I've had a running phone conversation with our local Lexus service manager since Tuesday. Based upon our trouble codes of P01130 and P01135 (pulled at a local AutoZone, as previously reported in this post), they suspect the Air/Fuel Ratio Sensor (also known as the Bank 1 Sensor). Our vehicle currently has about 69,400 miles, and the service manager finally agreed with me last evening that this sensor should not have failed this early. She verbally agreed to diagnose it and replace the sensor at no charge to us as a "goodwill gesture". My wife will drop the vehicle off at the dealership late this afternoon. Once we obtain a diagnosis and a fix, I'll report that here. In the meantime, those of you with RX300s may want to note that trouble codes of P01130 and P01135 indicate a failing Air/Fuel Ratio (or Bank 1) Sensor.

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RX in NC,

Thank you for the head up with various sensors problems. So far I was able to clean the IACV and the MAF. No more engine check light for now, but I'm sure I will run into your problem soon (my rx300 is at 73K miles). Please keep us update with what dealer replaced on your rx300.

:cheers:

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Just spoke with our Lexus service manager again. The culprit was indeed the Air/Fuel Ratio Sensor (also called the Bank 1 Sensor). Those of you with RX300s should note that trouble codes P01130 and P01135 indicate problems with this particular sensor. It's good to know that AutoZone's code analyzer got it right in our case.

My wife will pick up her vehicle this afternoon. Hopefully our sensor problems have been resolved for awhile. I'll document this information in my files, and ask that those of you who are able to crosscheck other trouble codes with the other sensors on the RX300 please post on this forum so we can all build our own trouble code libraries.

Diagnosis is the key - once you know what you're dealing with, you can make the decision on how you're going to go about fixing the problem.

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  • 2 weeks later...
I had to replace my o2 sensor back in late June- My RX300 had about 56k. With no time to delay I had the dealer take care of it- Cost me $400. Hopefully the other sensors will not crap out anytime soon.

We are close to 95K miles now and got identical problem with Air Fuel Sensor. Dealer wants to replace for $480 + tax. I guess I will go for it. But my question to 'Brandondiem" and others is how long does it take until the next time the sensor goes faulty. I just think that if I have to replace sensor twice a year or more often I might better get rid of this car. Did anyone have to replace sensor more than once?

P.S. Also great thanks to RX in Nc for this detailed topic. I basically got more answers here than I got from my dealer.

Cheers

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  • 2 weeks later...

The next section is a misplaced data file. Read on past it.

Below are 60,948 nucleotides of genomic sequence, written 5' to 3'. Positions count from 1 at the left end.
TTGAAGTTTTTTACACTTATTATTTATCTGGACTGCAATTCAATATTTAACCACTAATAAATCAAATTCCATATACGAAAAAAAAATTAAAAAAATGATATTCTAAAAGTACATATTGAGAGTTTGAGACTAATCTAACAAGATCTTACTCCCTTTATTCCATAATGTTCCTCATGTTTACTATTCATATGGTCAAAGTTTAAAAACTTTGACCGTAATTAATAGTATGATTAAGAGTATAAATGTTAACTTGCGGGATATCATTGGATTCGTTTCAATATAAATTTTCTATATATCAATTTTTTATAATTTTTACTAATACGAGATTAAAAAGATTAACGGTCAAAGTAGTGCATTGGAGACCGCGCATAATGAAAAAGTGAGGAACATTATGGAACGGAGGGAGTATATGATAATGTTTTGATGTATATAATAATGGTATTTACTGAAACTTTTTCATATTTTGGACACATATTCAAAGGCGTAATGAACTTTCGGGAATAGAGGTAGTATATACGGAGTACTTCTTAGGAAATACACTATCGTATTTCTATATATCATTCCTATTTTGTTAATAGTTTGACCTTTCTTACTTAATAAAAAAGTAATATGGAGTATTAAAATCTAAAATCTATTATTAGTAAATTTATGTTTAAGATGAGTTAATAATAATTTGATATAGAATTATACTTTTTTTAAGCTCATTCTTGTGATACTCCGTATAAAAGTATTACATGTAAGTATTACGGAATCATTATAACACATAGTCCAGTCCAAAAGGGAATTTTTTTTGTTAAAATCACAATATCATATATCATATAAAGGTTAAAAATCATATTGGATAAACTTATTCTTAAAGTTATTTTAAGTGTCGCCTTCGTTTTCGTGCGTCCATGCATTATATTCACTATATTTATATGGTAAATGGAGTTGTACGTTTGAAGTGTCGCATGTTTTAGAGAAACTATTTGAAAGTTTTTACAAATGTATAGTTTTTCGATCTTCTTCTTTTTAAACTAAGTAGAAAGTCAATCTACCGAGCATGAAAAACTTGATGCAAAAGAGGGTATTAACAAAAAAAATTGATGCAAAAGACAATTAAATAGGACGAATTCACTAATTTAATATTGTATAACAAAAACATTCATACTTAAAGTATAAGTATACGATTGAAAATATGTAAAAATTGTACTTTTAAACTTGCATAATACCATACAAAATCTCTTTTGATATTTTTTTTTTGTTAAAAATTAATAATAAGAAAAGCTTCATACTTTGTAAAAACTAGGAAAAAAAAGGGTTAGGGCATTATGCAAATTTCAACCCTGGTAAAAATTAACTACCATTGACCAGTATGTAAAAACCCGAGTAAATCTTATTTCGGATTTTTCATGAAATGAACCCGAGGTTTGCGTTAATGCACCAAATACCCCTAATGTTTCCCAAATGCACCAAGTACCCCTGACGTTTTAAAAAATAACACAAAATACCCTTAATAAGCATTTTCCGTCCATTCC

RX in NC,

Thank you for the head up with various sensors problems. So far I was able to clean the IACV and the MAF. No more engine check light for now, but I'm sure I will run into your problem soon (my rx300 is at 73K miles). Please keep us update with what dealer replaced on your rx300.

:cheers:

OLDRX300 :

How did you clean the MAF, can you please share ? I replaced my A/F sensor (bank1) but still have the error (P0171 - system too lean bank 1). My next step is the cleaning the MAF.

I also found and fixed the problem with clock reset when engine is started if anyone interested.

Thanks

APN

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I've been following this topic for a while since my check engine light came on. Per the advice of some of the posts, I went to Auto Zone and their portable code checker displayed "P0172 system too rich." The salesman then recommended that I add "STP Jet Fuel" to my gas to clean the fuel injectors. I went ahead and bought a bottle of the stuff but haven't done anything with it yet since I seem to recall varying opinions about fuel additives. I have noticed I seem to be using more gas than normal.

Has anyone had any experience with either this trouble code or this fuel additive?

Thanks for sharing.

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I'm not familiar with that particular trouble code, but please keep us posted as you learn what component it points to. Perhaps others will jump in here if they've experienced your particular trouble code themselves. You should call your local Lexus dealer, speak to the service manager, and attempt to get him/her to tell you more about what your trouble code means. Some will, some won't. But you won't know unless you try.

I believe that good quality fuel injector cleaners are money well spent on an occasional basis. Unlike most oil additives which are all about hype and convincing you to part with your hard-earned money, tests have shown over the years that fuel injector cleaners usually accomplish the purpose they are designed to perform. The best news is that they are very inexpensive. Go ahead and pop that bottle in your tank and see if it makes any difference for you.